Deactivate caching: why you should never build/develop websites with caching activated
Why deactivate caching while you are building a website?
- If you build a website with caching activated you will not see the updates you have made. You could see the cached version of the page.
- And if you published a page and then go back to make more updates to it like CSS styles. Again you might see the cache version.
- So you run the risk of seeing old things you have already changed.
- Or you make an update, forget to clear the cache, review the page - everything looks fine and then the next time cache clears the page is not how you expected it to be. You scratch your head and go "how did that happen? I'm sure I checked it" That's most likely a caching problem.
To prevent files from being cached during development, we recommend you disable caching plugins and tools and completely clear the cache memory.
How to do it:
- Important: Divi Theme setup. Before you build new pages with Divi theme first do this. Steps 1-4 in the screenshot below 4 Divi Theme settings you must change before building pages - Then come back and do the rest. You can download the screenshot if it is too small to view in your browser.
- Browser caching for desktop, tablet or mobile devices (web visitor or your own browser). How to clear your browser cache or load the page in a Private or Incognito tab. Or use a cache buster plugin for your browser.
- Plugin caching (a plugin like wp-rocket, fastest cache, w3Cache etc). Deactivate the plugin or find the relevant setting.
- Server-side caching (Plesk, cPanel, Webmin etc.) - Consult hosting company knowledge base or support.
- CDN caching (Cloudflare, AWS Cloudfront, Max CDN etc.) - Consult support files and/or find the setting. Note: this can take up to 30 min to reflect changes.
- Hosting provider caching (Managed hosting like WpEngine, GoDaddy and many others) - Consult hosting company knowledge base or support.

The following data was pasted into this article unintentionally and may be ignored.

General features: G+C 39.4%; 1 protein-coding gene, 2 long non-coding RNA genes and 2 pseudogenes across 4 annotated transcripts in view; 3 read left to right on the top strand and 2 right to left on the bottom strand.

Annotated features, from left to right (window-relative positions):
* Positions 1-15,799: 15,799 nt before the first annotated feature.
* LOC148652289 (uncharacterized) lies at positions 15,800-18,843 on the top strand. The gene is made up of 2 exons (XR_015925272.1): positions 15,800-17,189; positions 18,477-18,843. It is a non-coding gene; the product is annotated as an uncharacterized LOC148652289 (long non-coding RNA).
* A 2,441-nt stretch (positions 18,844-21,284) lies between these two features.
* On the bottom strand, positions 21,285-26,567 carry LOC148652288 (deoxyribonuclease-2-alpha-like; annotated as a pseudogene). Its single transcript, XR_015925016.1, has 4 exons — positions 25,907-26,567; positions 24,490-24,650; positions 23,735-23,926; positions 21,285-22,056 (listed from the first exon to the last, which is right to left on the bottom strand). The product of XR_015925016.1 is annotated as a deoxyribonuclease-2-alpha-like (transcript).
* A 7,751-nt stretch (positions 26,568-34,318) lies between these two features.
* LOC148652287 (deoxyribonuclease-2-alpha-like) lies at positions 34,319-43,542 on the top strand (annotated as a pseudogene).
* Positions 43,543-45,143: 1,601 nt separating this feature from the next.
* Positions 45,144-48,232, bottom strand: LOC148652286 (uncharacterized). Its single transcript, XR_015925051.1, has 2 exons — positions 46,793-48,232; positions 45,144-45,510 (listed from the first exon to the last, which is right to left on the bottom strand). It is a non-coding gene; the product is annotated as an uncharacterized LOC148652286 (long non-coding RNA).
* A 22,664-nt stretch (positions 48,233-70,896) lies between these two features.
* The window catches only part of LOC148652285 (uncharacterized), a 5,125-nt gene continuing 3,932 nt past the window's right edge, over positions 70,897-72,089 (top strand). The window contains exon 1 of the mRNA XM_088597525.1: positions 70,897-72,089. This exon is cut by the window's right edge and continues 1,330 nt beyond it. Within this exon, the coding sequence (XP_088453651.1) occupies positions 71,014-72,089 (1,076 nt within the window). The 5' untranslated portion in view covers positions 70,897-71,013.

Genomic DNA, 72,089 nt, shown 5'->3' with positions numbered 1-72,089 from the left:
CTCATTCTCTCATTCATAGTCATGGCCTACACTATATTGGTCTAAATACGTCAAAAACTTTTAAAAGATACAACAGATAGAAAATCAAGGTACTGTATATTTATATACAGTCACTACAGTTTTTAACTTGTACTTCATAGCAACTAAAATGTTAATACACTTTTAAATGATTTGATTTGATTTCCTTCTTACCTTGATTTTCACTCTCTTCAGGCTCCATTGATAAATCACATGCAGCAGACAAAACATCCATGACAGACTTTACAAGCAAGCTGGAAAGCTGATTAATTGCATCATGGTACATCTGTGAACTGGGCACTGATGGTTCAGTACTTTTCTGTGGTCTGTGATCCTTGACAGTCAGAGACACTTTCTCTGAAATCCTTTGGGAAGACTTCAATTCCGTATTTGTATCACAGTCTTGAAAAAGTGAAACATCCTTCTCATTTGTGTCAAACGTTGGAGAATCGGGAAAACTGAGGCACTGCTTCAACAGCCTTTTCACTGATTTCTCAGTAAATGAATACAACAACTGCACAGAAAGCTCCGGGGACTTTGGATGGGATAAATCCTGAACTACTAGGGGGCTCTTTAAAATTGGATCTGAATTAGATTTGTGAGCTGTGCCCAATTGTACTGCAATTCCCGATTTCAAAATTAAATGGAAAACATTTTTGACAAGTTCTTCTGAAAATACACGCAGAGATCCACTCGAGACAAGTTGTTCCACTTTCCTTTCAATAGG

Different types of caching Note that any one or all of the caching types could be active at the same time. And some you may not even be aware of. Best to look for, and deactivate all caching first, before you do any development.
- Browser caching for desktop, tablet or mobile devices (web visitor or your own browser)
- Plugin caching (
- Theme level caching
- Server-side caching (Plesk, cPanel, Webmin etc.)
- CDN caching (Cloudflare, AWS Cloudfront, Max CDN etc.)
- Hosting provider caching (Managed hosting like WpEngine, Godaddy and many others)
When should I use website caching?
If you are thinking about adding caching to your websites, you probably want to increase load speed for better SEO and a faster user experience. But, before doing that, you should understand how it works, what it actually does and if it's the right time to do it.
What is caching?
Simply put, caching is the process in which all the website data that's already loaded is temporarily saved. This way, the next time when you open the site, instead of loading all that data again, it will be automatically pulled out for you from this temporary data storage. This greatly improves the time it takes the users to load your site, however, there are some things to pay attention to.
The main thing to keep in mind is that data normally stays in the cache memory for a set period of time (2hr, 6hrs, 12hrs) or until the cache is cleared. This means, that if you make any change to your website (CSS or Scripts), it may stay invisible to your user or even you because he's loading the site from cache memory. This isn't a problem if you rarely update your website.
Now imagine you are developing your website and you have some sort of caching active. None of the changes you make will show in your browser. Or some will show and others will not. Or there is a delay in some caching that you don't even know about. This can be infuriating because it works intermittently and changes show up at random. It can literally drive you crazy and you blame everything else when it could be caching.